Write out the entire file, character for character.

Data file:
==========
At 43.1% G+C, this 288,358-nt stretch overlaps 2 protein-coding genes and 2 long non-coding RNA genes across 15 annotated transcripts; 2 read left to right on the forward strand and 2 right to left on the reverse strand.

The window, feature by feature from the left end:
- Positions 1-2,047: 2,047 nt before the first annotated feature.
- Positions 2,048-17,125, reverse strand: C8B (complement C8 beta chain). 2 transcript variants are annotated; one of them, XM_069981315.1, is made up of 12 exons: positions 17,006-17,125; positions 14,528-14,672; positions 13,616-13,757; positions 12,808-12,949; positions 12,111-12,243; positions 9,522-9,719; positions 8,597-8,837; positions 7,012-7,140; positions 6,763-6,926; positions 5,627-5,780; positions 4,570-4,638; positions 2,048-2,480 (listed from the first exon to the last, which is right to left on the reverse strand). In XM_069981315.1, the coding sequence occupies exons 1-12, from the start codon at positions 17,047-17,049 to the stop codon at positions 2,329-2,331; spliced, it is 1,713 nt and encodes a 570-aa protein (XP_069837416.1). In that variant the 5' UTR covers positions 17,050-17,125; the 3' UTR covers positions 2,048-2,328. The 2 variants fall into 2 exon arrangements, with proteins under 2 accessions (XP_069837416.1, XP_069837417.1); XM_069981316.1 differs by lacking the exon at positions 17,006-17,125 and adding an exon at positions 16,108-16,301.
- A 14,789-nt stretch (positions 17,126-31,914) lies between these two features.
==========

At 43.1% G+C, this 288,358-nt stretch overlaps 2 protein-coding genes and 2 long non-coding RNA genes across 15 annotated transcripts; 2 read left to right on the forward strand and 2 right to left on the reverse strand.

The window, feature by feature from the left end:
- Positions 1-2,047: 2,047 nt before the first annotated feature.
- Positions 2,048-17,125, reverse strand: C8B (complement C8 beta chain). 2 transcript variants are annotated; one of them, XM_069981315.1, is made up of 12 exons: positions 17,006-17,125; positions 14,528-14,672; positions 13,616-13,757; positions 12,808-12,949; positions 12,111-12,243; positions 9,522-9,719; positions 8,597-8,837; positions 7,012-7,140; positions 6,763-6,926; positions 5,627-5,780; positions 4,570-4,638; positions 2,048-2,480 (listed from the first exon to the last, which is right to left on the reverse strand). In XM_069981315.1, the coding sequence occupies exons 1-12, from the start codon at positions 17,047-17,049 to the stop codon at positions 2,329-2,331; spliced, it is 1,713 nt and encodes a 570-aa protein (XP_069837416.1). In that variant the 5' UTR covers positions 17,050-17,125; the 3' UTR covers positions 2,048-2,328. The 2 variants fall into 2 exon arrangements, with proteins under 2 accessions (XP_069837416.1, XP_069837417.1); XM_069981316.1 differs by lacking the exon at positions 17,006-17,125 and adding an exon at positions 16,108-16,301.
- A 14,789-nt stretch (positions 17,126-31,914) lies between these two features.